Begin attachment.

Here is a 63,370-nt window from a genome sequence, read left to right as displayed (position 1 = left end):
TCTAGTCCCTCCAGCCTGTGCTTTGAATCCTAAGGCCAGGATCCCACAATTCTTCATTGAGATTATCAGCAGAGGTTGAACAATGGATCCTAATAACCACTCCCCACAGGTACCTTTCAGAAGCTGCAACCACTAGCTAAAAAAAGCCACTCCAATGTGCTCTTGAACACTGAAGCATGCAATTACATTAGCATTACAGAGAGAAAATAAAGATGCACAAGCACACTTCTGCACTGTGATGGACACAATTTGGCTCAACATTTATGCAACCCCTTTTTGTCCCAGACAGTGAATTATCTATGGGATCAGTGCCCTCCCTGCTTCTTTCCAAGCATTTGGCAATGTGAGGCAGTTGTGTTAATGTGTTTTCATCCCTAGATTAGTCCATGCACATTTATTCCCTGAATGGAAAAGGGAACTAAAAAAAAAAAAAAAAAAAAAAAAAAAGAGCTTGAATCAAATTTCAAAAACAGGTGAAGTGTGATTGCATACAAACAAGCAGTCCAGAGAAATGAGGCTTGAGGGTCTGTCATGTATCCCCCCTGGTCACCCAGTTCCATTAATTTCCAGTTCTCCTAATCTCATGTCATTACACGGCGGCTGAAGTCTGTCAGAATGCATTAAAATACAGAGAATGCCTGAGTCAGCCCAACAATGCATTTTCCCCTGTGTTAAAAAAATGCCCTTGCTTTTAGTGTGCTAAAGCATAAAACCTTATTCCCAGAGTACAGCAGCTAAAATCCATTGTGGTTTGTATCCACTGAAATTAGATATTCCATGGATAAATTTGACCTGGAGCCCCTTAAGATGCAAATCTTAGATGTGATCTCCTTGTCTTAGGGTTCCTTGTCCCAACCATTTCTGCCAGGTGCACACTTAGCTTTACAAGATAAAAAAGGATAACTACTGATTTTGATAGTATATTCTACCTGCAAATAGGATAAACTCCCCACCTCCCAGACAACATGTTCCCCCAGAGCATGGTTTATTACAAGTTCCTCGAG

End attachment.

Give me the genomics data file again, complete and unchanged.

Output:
Here is a 63,370-nt window from a genome sequence, read left to right as displayed (position 1 = left end):
TCTAGTCCCTCCAGCCTGTGCTTTGAATCCTAAGGCCAGGATCCCACAATTCTTCATTGAGATTATCAGCAGAGGTTGAACAATGGATCCTAATAACCACTCCCCACAGGTACCTTTCAGAAGCTGCAACCACTAGCTAAAAAAAGCCACTCCAATGTGCTCTTGAACACTGAAGCATGCAATTACATTAGCATTACAGAGAGAAAATAAAGATGCACAAGCACACTTCTGCACTGTGATGGACACAATTTGGCTCAACATTTATGCAACCCCTTTTTGTCCCAGACAGTGAATTATCTATGGGATCAGTGCCCTCCCTGCTTCTTTCCAAGCATTTGGCAATGTGAGGCAGTTGTGTTAATGTGTTTTCATCCCTAGATTAGTCCATGCACATTTATTCCCTGAATGGAAAAGGGAACTAAAAAAAAAAAAAAAAAAAAAAAAAAAGAGCTTGAATCAAATTTCAAAAACAGGTGAAGTGTGATTGCATACAAACAAGCAGTCCAGAGAAATGAGGCTTGAGGGTCTGTCATGTATCCCCCCTGGTCACCCAGTTCCATTAATTTCCAGTTCTCCTAATCTCATGTCATTACACGGCGGCTGAAGTCTGTCAGAATGCATTAAAATACAGAGAATGCCTGAGTCAGCCCAACAATGCATTTTCCCCTGTGTTAAAAAAATGCCCTTGCTTTTAGTGTGCTAAAGCATAAAACCTTATTCCCAGAGTACAGCAGCTAAAATCCATTGTGGTTTGTATCCACTGAAATTAGATATTCCATGGATAAATTTGACCTGGAGCCCCTTAAGATGCAAATCTTAGATGTGATCTCCTTGTCTTAGGGTTCCTTGTCCCAACCATTTCTGCCAGGTGCACACTTAGCTTTACAAGATAAAAAAGGATAACTACTGATTTTGATAGTATATTCTACCTGCAAATAGGATAAACTCCCCACCTCCCAGACAACATGTTCCCCCAGAGCATGGTTTATTACAAGTTCCTCGAG